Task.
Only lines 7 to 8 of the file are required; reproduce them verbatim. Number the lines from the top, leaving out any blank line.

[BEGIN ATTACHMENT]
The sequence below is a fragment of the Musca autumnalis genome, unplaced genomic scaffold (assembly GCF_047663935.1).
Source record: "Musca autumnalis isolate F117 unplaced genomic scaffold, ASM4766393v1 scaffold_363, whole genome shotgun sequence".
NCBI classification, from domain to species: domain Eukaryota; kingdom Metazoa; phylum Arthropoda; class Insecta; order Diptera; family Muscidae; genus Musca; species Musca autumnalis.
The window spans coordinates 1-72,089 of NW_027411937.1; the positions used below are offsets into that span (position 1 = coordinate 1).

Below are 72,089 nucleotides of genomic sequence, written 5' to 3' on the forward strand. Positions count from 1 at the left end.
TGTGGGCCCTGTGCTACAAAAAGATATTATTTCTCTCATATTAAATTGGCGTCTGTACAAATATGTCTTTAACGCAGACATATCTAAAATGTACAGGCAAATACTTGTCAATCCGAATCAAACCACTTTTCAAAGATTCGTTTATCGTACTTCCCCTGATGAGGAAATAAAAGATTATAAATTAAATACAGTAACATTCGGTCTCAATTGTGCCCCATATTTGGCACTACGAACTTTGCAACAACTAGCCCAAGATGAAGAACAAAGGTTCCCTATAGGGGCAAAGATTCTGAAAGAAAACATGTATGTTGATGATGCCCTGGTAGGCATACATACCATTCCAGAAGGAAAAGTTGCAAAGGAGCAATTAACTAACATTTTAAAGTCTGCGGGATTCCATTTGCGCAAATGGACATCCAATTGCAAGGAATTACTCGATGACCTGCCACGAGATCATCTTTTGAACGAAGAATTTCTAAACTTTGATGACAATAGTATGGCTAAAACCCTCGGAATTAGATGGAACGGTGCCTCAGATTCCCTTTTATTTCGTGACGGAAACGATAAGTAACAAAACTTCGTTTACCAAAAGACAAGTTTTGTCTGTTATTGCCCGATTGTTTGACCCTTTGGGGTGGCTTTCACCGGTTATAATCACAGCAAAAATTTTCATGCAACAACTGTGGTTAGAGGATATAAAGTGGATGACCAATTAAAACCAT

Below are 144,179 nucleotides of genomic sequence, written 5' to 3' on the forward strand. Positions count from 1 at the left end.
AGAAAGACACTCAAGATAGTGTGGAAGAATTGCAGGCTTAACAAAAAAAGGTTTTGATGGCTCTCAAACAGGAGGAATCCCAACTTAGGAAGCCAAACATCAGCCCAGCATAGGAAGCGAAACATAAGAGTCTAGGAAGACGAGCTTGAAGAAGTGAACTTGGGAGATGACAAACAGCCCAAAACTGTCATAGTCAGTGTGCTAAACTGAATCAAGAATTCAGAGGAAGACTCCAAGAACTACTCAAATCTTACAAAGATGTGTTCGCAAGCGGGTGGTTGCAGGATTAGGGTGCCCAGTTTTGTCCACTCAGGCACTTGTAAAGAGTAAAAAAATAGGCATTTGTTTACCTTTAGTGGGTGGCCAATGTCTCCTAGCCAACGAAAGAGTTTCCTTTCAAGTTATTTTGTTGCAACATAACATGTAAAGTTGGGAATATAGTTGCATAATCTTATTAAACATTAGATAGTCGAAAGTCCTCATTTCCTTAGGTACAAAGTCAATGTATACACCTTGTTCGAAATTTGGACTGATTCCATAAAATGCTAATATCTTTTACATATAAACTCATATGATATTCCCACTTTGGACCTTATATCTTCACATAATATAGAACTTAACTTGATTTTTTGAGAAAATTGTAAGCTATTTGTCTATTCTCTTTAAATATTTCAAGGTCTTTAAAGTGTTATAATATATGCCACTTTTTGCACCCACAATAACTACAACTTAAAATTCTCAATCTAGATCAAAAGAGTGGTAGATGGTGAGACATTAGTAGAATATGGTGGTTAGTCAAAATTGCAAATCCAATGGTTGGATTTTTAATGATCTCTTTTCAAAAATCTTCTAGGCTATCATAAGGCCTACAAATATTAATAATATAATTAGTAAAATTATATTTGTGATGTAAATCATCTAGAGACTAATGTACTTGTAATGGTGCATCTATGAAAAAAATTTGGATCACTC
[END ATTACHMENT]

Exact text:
Below are 144,179 nucleotides of genomic sequence, written 5' to 3' on the forward strand. Positions count from 1 at the left end.
AGAAAGACACTCAAGATAGTGTGGAAGAATTGCAGGCTTAACAAAAAAAGGTTTTGATGGCTCTCAAACAGGAGGAATCCCAACTTAGGAAGCCAAACATCAGCCCAGCATAGGAAGCGAAACATAAGAGTCTAGGAAGACGAGCTTGAAGAAGTGAACTTGGGAGATGACAAACAGCCCAAAACTGTCATAGTCAGTGTGCTAAACTGAATCAAGAATTCAGAGGAAGACTCCAAGAACTACTCAAATCTTACAAAGATGTGTTCGCAAGCGGGTGGTTGCAGGATTAGGGTGCCCAGTTTTGTCCACTCAGGCACTTGTAAAGAGTAAAAAAATAGGCATTTGTTTACCTTTAGTGGGTGGCCAATGTCTCCTAGCCAACGAAAGAGTTTCCTTTCAAGTTATTTTGTTGCAACATAACATGTAAAGTTGGGAATATAGTTGCATAATCTTATTAAACATTAGATAGTCGAAAGTCCTCATTTCCTTAGGTACAAAGTCAATGTATACACCTTGTTCGAAATTTGGACTGATTCCATAAAATGCTAATATCTTTTACATATAAACTCATATGATATTCCCACTTTGGACCTTATATCTTCACATAATATAGAACTTAACTTGATTTTTTGAGAAAATTGTAAGCTATTTGTCTATTCTCTTTAAATATTTCAAGGTCTTTAAAGTGTTATAATATATGCCACTTTTTGCACCCACAATAACTACAACTTAAAATTCTCAATCTAGATCAAAAGAGTGGTAGATGGTGAGACATTAGTAGAATATGGTGGTTAGTCAAAATTGCAAATCCAATGGTTGGATTTTTAATGATCTCTTTTCAAAAATCTTCTAGGCTATCATAAGGCCTACAAATATTAATAATATAATTAGTAAAATTATATTTGTGATGTAAATCATCTAGAGACTAATGTACTTGTAATGGTGCATCTATGAAAAAAATTTGGATCACTC